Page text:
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UN commission to bring life saving supplies to women in developing world

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Kate Townshend
WVoN co-editor

UNICEF and the United Nations Population fund have joined forces to launch a new commission aimed at improving access to vital health supplies for women and children across the developing world.

A key aim for the commission will be to extend availability and affordability of contraception for the 215 million women globally who currently lack access to family planning.

Figures suggest this could result in 53 million less unintended pregnancies and approximately 100,000 less maternal deaths every year.

In addition to this, the commission will focus its attention on high-impact supplies with a proven track record, such as antibiotics for pneumonia and oral rehydration solution for diarrhoea, which can reduce childhood deaths from these two common illnesses by more than 70 per cent.

Similarly, obstetric bleeding, the leading cause of maternal death around the world, results in an estimated 127,000 deaths annually, many of which could be prevented with life-saving medicines.

“Making sure that women and children have the medicines and other supplies they need is critical,” said UN Secretary-General Ban Ki-moon.

“The Commission will tackle an overlooked but vital aspect of health systems, and ensure that women and children are protected from preventable causes of death and disease.”

Of course, it is not merely providing these services that is important. The commission will also examine systems that could be put in place to reduce obstacles for women when accessing care.

In disadvantaged communities health supplies are often under-utilised but the commission hopes recent successes with HIV and malaria programmes can be replicated to improve women and children’s overall health.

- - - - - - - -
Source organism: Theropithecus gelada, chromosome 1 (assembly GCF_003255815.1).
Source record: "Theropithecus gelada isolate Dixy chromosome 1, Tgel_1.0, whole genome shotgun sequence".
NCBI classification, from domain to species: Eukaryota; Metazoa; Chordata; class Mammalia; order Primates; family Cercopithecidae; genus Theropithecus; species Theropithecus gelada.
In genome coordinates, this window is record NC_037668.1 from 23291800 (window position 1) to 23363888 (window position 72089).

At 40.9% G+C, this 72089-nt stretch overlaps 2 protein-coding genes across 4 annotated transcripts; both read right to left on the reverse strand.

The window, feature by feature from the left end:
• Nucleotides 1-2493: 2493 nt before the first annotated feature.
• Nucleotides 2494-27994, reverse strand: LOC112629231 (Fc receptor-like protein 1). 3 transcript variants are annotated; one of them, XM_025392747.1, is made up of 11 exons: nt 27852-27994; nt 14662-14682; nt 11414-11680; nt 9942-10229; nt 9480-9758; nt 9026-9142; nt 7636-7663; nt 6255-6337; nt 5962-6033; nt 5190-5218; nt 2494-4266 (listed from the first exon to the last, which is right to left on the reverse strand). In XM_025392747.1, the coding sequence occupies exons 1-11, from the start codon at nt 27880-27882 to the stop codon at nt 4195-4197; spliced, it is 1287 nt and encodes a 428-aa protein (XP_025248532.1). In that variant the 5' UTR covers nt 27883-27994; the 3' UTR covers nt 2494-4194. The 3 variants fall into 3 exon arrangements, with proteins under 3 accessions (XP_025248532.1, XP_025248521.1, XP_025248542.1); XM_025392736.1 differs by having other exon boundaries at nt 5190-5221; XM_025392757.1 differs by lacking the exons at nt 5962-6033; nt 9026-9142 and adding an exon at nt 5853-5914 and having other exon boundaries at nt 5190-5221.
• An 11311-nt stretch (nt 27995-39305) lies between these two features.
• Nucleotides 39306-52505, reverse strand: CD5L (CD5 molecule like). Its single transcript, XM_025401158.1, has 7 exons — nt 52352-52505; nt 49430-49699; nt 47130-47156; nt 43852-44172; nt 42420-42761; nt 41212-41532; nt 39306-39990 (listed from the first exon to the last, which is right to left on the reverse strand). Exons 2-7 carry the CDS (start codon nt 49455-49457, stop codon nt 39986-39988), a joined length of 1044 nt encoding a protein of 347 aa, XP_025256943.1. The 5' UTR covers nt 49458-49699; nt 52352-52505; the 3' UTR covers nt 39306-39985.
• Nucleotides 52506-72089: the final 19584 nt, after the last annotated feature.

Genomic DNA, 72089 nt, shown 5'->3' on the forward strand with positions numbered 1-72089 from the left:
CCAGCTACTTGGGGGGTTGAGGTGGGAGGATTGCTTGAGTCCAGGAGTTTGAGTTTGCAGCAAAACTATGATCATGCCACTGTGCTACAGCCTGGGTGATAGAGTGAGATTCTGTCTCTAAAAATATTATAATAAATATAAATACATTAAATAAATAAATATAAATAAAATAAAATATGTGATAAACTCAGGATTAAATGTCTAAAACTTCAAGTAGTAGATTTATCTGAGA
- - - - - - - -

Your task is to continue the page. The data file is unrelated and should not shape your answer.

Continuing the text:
By strengthening local production capacities and promoting new technologies they will aim to ensure people are able to access the help they need, and that supplies are stable and affordable.

President Goodluck Jonathan of Nigeria and Prime Minister Jens Stoltenberg of Norway will serve as founding co-chairs of the Commission on Life-saving Commodities for Women and Children.

It is part of the United Nations Secretary-General’s Every Woman Every Child movement which aims to save the lives of 16 million women and children by 2015.

“I am honoured to serve as the Co-Chair of this critical UN Commission because I recognize that the health of women and children is at the heart of all well-being and development in our society,” said President Jonathan.

“There is no doubt that lives can be saved by increasing access to affordable and effective medicines and health supplies. We must all make a difference and the time is now.”

“The day of birth is the most dangerous day in the life of a woman and her child,” said Prime Minister Stoltenberg.

“The fact that women do not get the care they need during childbirth is the most brutal expression of discrimination against women.

“To prevent these tragic and unnecessary deaths is not only a humanitarian urgency of highest priority, but a key investment for social and economic development.”

The Commission will pursue the following outcomes:

  • Reducing financial barriers to access through social protection mechanisms, such as fee waivers, vouchers and social insurance, and global financial mechanisms, such as pooled procurement
  • Creating incentives for international and local manufacturers to produce and innovatively package overlooked supplies
  • Identifying fast-track regulatory activities to accelerate registration and reduce registration fees for a special list of products to encourage a focus on quality medicines.

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